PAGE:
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Open Roads Forum  >  Tech Issues

 > Cold Ambient Temps = Higher Alternator Voltage?

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otrfun

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Posted: 02/14/21 08:00pm Link  |  Quote  |  Print  |  Notify Moderator

Our '16 Ram 3500 Cummins (220a alternator) typically charges around 14.3 - 14.4v about 95% of the time. On occasion charge voltage will drop to 13.9v on a long trip when the batteries get topped-off really well.

This morning temps were almost zero (F) when I started our truck. Alternator voltage ramped up to 14.7v momentarily then immediately down to 12.1v (battery sag voltage after one engine start) about 4 or 5 times before it finally came on steady at 14.6v (it seemed like the voltage was exceeding some kind of threshold and was purposely being turned off, then on again for another try). In any case, it remained at 14.6v during our entire 6 hour drive on the freeway. Typically it will gradually drop (14.4v to 13.9v) as the batteries work towards a full charge. However, no voltage drop whatsoever on this trip.

After a bit of snooping online, it seems some manufacturers boost charging voltage when there's very cold ambient temps. Any chance this may be occurring with our truck?

RLS7201

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Posted: 02/14/21 09:11pm Link  |  Quote  |  Print  |  Notify Moderator

If your alternator has a solid state built in regulator, what you are seeing is designed in and normal.

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Posted: 02/14/21 09:25pm Link  |  Quote  |  Print  |  Notify Moderator

Before this thread gets run away with.. slightly higher voltage in cold is normal and the voltage sags you were seeing where the grid heaters cycling.
Your truck is fine.

scottykrug

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Posted: 02/14/21 09:34pm Link  |  Quote  |  Print  |  Notify Moderator

^this. Ours does it too.

* This post was edited 02/14/21 10:41pm by scottykrug *


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time2roll

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Posted: 02/14/21 09:44pm Link  |  Quote  |  Print  |  Notify Moderator

I would assume all is normal by oem design. This is why they dumb down the gauges in some to just show normal.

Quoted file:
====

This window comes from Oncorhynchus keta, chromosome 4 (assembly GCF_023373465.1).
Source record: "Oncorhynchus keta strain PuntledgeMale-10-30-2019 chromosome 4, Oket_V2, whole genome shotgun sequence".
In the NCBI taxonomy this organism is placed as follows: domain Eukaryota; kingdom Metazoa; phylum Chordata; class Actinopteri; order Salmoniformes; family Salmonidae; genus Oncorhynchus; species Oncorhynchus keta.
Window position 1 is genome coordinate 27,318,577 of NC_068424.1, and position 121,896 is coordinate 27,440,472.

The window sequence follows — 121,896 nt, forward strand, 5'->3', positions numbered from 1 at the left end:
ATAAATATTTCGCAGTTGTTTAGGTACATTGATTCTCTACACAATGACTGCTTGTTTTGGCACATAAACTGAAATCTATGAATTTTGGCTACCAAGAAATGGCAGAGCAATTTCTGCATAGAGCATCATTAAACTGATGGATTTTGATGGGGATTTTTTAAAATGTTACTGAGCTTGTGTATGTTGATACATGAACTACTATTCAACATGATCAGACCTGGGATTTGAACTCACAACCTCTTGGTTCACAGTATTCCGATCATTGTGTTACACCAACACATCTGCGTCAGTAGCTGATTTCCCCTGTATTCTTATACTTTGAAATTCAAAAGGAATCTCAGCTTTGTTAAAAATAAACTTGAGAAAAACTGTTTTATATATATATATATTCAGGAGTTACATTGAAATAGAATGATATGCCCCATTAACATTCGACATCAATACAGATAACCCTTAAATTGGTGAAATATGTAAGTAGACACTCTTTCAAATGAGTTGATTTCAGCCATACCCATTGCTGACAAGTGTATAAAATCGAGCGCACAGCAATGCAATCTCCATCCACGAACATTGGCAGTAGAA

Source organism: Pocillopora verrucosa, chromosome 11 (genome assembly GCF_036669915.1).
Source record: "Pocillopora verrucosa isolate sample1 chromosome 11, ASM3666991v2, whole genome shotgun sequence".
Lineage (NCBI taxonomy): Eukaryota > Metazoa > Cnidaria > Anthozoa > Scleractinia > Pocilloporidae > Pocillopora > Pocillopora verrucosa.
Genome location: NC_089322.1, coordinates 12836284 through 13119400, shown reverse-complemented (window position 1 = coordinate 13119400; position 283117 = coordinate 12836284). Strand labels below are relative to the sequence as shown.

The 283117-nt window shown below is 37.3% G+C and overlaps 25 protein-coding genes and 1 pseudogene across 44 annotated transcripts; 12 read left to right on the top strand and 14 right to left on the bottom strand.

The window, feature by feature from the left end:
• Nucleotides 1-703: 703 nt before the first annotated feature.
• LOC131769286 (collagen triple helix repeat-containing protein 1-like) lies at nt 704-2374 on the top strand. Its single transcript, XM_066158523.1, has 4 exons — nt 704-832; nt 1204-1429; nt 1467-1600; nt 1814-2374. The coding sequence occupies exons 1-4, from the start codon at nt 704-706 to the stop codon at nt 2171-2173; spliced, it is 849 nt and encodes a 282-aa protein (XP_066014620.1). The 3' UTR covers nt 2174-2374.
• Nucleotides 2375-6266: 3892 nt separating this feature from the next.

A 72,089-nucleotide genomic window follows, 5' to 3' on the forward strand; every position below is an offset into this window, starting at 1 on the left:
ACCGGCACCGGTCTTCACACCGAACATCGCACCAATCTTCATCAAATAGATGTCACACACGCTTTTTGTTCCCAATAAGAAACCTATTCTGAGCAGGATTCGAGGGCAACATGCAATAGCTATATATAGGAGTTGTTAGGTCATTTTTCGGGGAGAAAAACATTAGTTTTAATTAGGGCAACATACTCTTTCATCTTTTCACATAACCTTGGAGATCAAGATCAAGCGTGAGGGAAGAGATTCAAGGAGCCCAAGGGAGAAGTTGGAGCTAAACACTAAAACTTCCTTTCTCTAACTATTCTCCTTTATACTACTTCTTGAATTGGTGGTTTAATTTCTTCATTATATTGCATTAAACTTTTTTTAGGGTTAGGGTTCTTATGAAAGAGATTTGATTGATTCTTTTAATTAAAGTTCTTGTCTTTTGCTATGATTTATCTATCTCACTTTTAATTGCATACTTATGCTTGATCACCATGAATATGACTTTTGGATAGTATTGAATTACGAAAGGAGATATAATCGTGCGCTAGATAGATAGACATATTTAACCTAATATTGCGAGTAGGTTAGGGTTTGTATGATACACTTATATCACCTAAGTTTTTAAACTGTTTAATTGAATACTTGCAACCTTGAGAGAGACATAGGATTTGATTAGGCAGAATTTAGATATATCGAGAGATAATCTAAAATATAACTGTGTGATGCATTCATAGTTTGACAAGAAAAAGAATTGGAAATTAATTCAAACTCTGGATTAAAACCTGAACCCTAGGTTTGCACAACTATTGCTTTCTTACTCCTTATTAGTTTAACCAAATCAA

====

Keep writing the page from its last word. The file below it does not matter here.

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pianotuna

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Posted: 02/14/21 10:47pm Link  |  Quote  |  Print  |  Notify Moderator

Temperature compensation is something I desire in any charging device I use.


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Posted: 02/15/21 07:55am Link  |  Quote  |  Print  |  Notify Moderator

What are you using to measure the voltage ? The gauges on you dash are not very accurate.

Constantly >14.0V is actually not "normal" ! After running for 5-10 minutes, the voltage should be <14.0V

Make sure all battery cable connection are clean and tight. Constant high charging voltage could also mean your battery is on its last legs.

CA Traveler

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Posted: 02/15/21 08:17am Link  |  Quote  |  Print  |  Notify Moderator

My experience with a external accurate voltmeter is that alternators/regulators are rather poor at adjusting the charging voltage due to temperature. Perhaps related to how/if temperature is detected.

Both my RV charger and solar charger with external probes attached to the battery terminal adjust the bulk/absorb charging at expected.


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Posted: 02/15/21 08:39am Link  |  Quote  |  Print  |  Notify Moderator

The Dodge Cummins engine has Grid Heaters in the intake for cold weather starting. This will cause the voltage to drop after starting in cold weather. The heater will cycle on and off until the intake manifold reaches 60 degrees or you go over about 7 MPH. I think that's what you are seeing.


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mbopp

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Posted: 02/15/21 08:47am Link  |  Quote  |  Print  |  Notify Moderator

Yes, higher voltage is a design feature. At one time I had a graph showing temperature vs voltage for a charging system. Now the alternators are controlled by the engine computer.


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